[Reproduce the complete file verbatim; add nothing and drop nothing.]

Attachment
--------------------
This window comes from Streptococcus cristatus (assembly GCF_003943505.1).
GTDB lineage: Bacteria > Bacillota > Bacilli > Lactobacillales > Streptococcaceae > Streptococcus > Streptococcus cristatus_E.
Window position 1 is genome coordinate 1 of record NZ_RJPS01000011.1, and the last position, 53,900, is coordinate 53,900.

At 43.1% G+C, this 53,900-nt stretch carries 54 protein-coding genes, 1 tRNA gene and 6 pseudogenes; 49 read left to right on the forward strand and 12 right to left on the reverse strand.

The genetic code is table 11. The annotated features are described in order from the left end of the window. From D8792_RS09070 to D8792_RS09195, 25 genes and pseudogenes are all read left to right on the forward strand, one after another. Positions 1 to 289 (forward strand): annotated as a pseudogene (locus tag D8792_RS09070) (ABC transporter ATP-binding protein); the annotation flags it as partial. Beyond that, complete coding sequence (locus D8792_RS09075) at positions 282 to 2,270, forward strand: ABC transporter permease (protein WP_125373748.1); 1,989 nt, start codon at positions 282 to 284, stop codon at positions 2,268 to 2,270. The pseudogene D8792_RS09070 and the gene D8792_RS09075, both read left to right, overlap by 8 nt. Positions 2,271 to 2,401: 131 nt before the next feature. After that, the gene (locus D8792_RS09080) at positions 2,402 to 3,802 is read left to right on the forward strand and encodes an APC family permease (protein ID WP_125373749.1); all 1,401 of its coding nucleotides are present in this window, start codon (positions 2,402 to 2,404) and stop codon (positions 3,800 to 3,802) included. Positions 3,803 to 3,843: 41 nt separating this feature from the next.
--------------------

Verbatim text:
This window comes from Streptococcus cristatus (assembly GCF_003943505.1).
GTDB lineage: Bacteria > Bacillota > Bacilli > Lactobacillales > Streptococcaceae > Streptococcus > Streptococcus cristatus_E.
Window position 1 is genome coordinate 1 of record NZ_RJPS01000011.1, and the last position, 53,900, is coordinate 53,900.

At 43.1% G+C, this 53,900-nt stretch carries 54 protein-coding genes, 1 tRNA gene and 6 pseudogenes; 49 read left to right on the forward strand and 12 right to left on the reverse strand.

The genetic code is table 11. The annotated features are described in order from the left end of the window. From D8792_RS09070 to D8792_RS09195, 25 genes and pseudogenes are all read left to right on the forward strand, one after another. Positions 1 to 289 (forward strand): annotated as a pseudogene (locus tag D8792_RS09070) (ABC transporter ATP-binding protein); the annotation flags it as partial. Beyond that, complete coding sequence (locus D8792_RS09075) at positions 282 to 2,270, forward strand: ABC transporter permease (protein WP_125373748.1); 1,989 nt, start codon at positions 282 to 284, stop codon at positions 2,268 to 2,270. The pseudogene D8792_RS09070 and the gene D8792_RS09075, both read left to right, overlap by 8 nt. Positions 2,271 to 2,401: 131 nt before the next feature. After that, the gene (locus D8792_RS09080) at positions 2,402 to 3,802 is read left to right on the forward strand and encodes an APC family permease (protein ID WP_125373749.1); all 1,401 of its coding nucleotides are present in this window, start codon (positions 2,402 to 2,404) and stop codon (positions 3,800 to 3,802) included. Positions 3,803 to 3,843: 41 nt separating this feature from the next.